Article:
Lancaster ‘cultural wasteland’ survey suggests city is second biggest in UK

A new survey claiming Lancaster is a “cultural wasteland” has based its results on the city being the second biggest in the UK.

Wednesday, 3rd July 2019, 4:06 pm
Ticketsource map of "least cultural cities per square mile".

The study by online ticket company Ticketsource claims Lancaster has a total area of 228 square miles (sqm) - more than twice as big as Birmingham, and more than four times bigger than Cardiff, Liverpool and Manchester.

The results therefore show the city has the second lowest culture per square mile in the country (the data doesn’t include London).

According to the data, which lists the number of sights and landmarks, gardens, museums, art galleries, concerts and shows, theatres, architectural buildings and historic sites each city has - Carlisle is the UK’s biggest cultural wasteland in terms of “culture per square mile”.

Lancaster has no architectural buildings, according to the survey.

But it bases this result on Carlisle being the biggest city in the country, with a total size of 401sqm.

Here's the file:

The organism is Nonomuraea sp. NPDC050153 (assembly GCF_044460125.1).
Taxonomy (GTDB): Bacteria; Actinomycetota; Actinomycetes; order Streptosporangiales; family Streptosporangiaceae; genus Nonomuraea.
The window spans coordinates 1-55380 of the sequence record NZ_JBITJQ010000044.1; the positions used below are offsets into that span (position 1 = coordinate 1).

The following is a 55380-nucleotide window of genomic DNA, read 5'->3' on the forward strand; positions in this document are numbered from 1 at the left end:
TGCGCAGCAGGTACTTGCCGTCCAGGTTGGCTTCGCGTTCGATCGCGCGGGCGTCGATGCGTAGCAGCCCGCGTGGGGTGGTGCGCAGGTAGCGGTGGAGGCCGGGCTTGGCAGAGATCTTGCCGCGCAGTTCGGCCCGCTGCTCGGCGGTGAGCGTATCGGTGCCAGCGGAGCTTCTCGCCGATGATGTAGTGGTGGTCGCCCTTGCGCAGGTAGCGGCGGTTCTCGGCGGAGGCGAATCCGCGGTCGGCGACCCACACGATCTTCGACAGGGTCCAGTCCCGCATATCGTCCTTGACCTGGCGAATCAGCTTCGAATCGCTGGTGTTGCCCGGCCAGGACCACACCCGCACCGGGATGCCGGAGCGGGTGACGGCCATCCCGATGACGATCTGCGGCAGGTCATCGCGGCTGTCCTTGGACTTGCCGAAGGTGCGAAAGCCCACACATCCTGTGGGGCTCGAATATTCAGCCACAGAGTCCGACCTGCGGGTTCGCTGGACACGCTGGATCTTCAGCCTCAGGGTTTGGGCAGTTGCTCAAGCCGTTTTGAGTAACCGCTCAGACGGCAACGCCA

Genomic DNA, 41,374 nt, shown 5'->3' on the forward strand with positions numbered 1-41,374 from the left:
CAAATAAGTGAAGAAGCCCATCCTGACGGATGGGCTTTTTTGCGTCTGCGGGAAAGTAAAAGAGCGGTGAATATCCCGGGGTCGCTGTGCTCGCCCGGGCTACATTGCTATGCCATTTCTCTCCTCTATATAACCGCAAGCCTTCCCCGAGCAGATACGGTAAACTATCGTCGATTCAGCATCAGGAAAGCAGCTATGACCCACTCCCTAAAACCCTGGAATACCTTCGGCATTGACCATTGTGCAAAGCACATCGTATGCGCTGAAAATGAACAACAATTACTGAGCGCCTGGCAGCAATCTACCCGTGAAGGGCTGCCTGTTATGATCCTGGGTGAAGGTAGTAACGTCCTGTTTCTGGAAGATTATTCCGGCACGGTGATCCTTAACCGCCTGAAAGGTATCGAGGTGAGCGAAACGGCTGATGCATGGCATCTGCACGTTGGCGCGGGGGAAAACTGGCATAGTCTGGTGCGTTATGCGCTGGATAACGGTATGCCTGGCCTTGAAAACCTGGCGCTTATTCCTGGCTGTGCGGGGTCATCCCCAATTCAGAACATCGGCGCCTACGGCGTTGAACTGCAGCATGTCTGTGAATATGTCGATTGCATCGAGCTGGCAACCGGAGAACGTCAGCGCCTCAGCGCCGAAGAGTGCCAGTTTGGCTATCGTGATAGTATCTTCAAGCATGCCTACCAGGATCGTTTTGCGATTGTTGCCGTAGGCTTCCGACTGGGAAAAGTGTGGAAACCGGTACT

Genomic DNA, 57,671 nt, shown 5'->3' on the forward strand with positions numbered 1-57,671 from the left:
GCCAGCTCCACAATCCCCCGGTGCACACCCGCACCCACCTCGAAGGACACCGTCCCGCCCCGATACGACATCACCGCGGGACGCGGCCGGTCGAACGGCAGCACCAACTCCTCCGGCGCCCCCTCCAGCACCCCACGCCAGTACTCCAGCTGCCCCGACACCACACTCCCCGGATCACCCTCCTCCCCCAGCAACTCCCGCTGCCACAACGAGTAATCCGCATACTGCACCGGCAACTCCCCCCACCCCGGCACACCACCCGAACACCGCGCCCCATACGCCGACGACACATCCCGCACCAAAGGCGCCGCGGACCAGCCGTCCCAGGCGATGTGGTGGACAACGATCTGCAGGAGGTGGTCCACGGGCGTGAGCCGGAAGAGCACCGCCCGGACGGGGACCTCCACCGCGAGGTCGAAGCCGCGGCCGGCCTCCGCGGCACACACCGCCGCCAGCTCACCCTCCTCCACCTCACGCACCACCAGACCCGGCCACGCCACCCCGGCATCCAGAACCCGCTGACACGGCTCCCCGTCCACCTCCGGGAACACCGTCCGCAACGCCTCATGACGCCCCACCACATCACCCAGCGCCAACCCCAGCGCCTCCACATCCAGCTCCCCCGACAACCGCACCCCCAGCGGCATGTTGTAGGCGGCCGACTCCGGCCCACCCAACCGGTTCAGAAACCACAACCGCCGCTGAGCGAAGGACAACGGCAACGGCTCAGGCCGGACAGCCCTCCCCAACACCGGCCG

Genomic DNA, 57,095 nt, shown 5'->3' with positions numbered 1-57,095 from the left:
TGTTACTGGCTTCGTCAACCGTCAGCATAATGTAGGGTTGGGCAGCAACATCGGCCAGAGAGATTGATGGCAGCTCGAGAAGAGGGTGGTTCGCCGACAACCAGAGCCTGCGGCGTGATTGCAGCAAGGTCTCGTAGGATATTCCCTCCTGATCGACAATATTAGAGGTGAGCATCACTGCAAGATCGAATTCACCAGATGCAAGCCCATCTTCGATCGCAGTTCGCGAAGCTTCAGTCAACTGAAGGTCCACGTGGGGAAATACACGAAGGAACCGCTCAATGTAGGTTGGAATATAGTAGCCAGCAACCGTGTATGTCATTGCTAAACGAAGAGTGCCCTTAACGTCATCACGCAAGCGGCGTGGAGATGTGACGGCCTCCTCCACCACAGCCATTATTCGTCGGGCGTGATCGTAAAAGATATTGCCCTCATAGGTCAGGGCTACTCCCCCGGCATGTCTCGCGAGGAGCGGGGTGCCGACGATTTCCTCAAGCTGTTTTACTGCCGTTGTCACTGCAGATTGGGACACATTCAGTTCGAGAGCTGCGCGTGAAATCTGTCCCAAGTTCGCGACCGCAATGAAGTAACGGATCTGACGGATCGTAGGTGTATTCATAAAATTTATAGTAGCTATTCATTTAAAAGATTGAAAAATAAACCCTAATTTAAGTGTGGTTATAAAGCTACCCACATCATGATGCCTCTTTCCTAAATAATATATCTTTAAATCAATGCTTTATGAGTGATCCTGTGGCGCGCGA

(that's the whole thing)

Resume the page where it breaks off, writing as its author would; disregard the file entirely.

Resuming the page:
The study lists Inverness, in Scotland, as having the country’s highest culture per square mile - which is listed as having an area of just eight square miles.

For comparison it lists Liverpool as 43sqm, Birmingham as 103sqm, Cardiff as 53sqm, and Manchester as 44sqm.

The source of the data is Wikipedia, and the size of Lancaster is based on the historic “City of Lancaster” boundary, which includes Morecambe, Heysham and Carnforth - with their own cultural attractions - as well as vast tracts of farmland, rural hinterland, villages and part of the Yorkshire Dales National Park.

Not one.

Despite all that, the data on cultural activities, gleaned from TripAdvisor claims the historic City of Lancaster has a grand total of six “sights and landmarks”, one garden, four museums, five art galleries, two concert and show venues, three theatres, and three historic sites.

The data also lists Lancaster as having zero architectural buildings.

The link to the full “study” can be found HERE.